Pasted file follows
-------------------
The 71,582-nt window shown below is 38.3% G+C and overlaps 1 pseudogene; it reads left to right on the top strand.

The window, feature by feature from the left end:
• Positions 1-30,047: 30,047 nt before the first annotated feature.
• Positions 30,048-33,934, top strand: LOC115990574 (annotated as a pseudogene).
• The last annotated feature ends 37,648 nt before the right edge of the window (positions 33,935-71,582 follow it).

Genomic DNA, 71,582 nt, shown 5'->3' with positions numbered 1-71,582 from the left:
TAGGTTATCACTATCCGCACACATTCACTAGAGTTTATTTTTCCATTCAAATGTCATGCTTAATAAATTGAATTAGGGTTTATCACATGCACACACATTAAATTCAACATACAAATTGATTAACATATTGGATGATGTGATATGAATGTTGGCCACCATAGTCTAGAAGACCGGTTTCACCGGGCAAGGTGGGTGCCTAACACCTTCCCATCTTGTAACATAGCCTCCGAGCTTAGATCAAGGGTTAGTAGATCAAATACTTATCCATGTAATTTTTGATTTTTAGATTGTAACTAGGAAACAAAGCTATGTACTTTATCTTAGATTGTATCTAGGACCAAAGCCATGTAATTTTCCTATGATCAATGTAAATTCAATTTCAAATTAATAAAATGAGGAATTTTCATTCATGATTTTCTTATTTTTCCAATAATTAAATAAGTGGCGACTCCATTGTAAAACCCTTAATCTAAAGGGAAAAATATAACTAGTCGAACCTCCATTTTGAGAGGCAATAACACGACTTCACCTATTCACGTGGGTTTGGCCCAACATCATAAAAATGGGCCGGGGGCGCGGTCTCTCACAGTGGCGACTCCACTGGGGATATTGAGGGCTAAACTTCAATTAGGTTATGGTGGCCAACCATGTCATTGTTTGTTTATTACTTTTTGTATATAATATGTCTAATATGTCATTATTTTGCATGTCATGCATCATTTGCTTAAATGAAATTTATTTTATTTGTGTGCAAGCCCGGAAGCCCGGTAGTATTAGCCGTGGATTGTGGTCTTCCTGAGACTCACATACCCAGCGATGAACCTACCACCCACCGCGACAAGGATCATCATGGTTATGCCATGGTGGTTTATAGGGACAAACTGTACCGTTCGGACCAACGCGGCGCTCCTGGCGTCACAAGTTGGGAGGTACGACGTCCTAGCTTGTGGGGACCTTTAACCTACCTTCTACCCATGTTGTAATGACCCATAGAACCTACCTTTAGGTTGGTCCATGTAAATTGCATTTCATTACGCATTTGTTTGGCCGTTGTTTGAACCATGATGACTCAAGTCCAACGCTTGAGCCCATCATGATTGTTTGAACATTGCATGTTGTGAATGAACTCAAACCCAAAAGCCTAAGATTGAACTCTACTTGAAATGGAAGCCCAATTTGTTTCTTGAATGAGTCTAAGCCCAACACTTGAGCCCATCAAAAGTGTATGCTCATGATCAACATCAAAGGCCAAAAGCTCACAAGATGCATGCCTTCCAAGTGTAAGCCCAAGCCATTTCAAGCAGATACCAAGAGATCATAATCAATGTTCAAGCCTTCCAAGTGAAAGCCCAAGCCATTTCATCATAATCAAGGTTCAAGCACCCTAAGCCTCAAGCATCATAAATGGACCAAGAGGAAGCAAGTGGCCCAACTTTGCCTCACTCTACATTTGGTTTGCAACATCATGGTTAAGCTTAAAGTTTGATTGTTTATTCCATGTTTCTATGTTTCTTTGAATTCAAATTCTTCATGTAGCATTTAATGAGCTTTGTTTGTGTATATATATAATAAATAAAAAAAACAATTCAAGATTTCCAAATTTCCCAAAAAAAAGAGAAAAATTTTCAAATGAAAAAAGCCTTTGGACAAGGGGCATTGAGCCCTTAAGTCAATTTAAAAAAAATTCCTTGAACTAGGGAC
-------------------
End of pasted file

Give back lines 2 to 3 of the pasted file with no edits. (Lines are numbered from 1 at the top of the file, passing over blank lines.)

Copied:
The window, feature by feature from the left end:
• Positions 1-30,047: 30,047 nt before the first annotated feature.